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Fire shuts Florida gator attraction

Smoke rises after a blaze at Gatorland in Orlando, Fla., on Monday. 
 (Associated Press / The Spokesman-Review)
Smoke rises after a blaze at Gatorland in Orlando, Fla., on Monday. (Associated Press / The Spokesman-Review)

ORLANDO, Fla. – Gatorland, the Central Florida attraction immortalized in countless family snapshots of the giant gator jaws at its entrance, burned nearly beyond recognition Monday – but the family that founded the park in 1949 vowed it will reopen.

“This ain’t our first rodeo,” said President Mark McHugh, whose wife is the granddaughter of original owner Owen Godwin Sr. “In 57 years we’ve had hurricanes, gas crisis, recessions, 9/11. A fire’s not going to stop us.”

He said it could be several weeks before the icon of old Florida tourism, famous for its Gator Jumparoo and stunt-filled gator wrestling, reopens with a makeshift entrance, potentially missing out on the first part of the holiday tourist season.

The gift shop, administrative offices and much of a recent $1 million renovation was destroyed, including wildlife murals on the exterior of the building, landscaping and reinforcement, and a fresh paint job for those famous gator jaws.

The boardwalk that winds through the 110 acres of swamp that is home to about 1,000 alligators was left untouched by the blaze. One dwarf crocodile and two python snakes are thought to be the only casualties.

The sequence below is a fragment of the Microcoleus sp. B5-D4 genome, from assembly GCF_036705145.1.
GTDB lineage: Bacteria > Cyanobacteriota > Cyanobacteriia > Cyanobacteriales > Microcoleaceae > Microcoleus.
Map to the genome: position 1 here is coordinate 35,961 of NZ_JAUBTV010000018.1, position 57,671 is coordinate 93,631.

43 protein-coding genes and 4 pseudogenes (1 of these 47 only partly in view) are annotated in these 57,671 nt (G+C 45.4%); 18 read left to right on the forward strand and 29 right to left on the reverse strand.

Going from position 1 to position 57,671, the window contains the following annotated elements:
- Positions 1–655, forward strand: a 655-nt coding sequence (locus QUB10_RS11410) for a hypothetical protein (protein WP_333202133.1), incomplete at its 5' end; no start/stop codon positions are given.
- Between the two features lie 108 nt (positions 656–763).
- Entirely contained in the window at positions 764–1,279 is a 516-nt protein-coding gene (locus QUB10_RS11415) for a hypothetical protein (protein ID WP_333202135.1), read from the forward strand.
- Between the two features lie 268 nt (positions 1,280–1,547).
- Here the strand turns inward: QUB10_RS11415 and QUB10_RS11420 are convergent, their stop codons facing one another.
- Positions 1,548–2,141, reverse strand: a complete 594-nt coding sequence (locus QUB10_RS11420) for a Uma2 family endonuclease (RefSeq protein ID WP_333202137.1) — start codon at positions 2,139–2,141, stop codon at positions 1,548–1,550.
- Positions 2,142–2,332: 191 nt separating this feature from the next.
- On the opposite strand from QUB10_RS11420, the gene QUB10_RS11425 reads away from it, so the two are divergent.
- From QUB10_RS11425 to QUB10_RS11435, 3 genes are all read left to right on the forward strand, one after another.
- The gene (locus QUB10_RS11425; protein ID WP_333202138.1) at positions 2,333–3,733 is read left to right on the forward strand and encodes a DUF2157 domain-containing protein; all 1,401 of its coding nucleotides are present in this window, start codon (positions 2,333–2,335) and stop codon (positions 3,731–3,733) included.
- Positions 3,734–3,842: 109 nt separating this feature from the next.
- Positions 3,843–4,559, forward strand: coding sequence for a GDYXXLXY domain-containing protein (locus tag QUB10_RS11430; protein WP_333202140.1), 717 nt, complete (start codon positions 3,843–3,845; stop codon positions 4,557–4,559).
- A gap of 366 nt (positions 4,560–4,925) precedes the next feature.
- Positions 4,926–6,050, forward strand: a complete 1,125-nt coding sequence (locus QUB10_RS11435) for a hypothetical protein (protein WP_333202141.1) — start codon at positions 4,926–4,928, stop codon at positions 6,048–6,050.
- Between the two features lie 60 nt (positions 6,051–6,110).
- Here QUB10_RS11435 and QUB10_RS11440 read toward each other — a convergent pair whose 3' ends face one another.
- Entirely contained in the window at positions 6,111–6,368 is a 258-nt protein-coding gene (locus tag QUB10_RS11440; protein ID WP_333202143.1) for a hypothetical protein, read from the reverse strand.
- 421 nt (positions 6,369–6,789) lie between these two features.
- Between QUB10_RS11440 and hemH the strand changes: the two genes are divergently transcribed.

The state fire marshal’s office is investigating the cause of the fire, which was reported at 5:55 a.m. McHugh said he believes the blaze was accidental, though arson has not been ruled out by the fire marshal.

Two employees tried to fight the flames with fire extinguishers before firefighters arrived.

“It did nothing,” said Tim Williams, dean of alligator wrestling, of his effort with another employee, Robert Manning, to put the blaze out.

Within hours, the roof collapsed. A large crowd of the park’s employees gathered on the street, looking on as the fire raged.

“It’s like watching your house burn up,” Williams said.

McHugh said off-duty law enforcement officers will guard the property until a fence is installed around the front perimeter. The gator pens, he said, were not damaged and the reptiles are contained.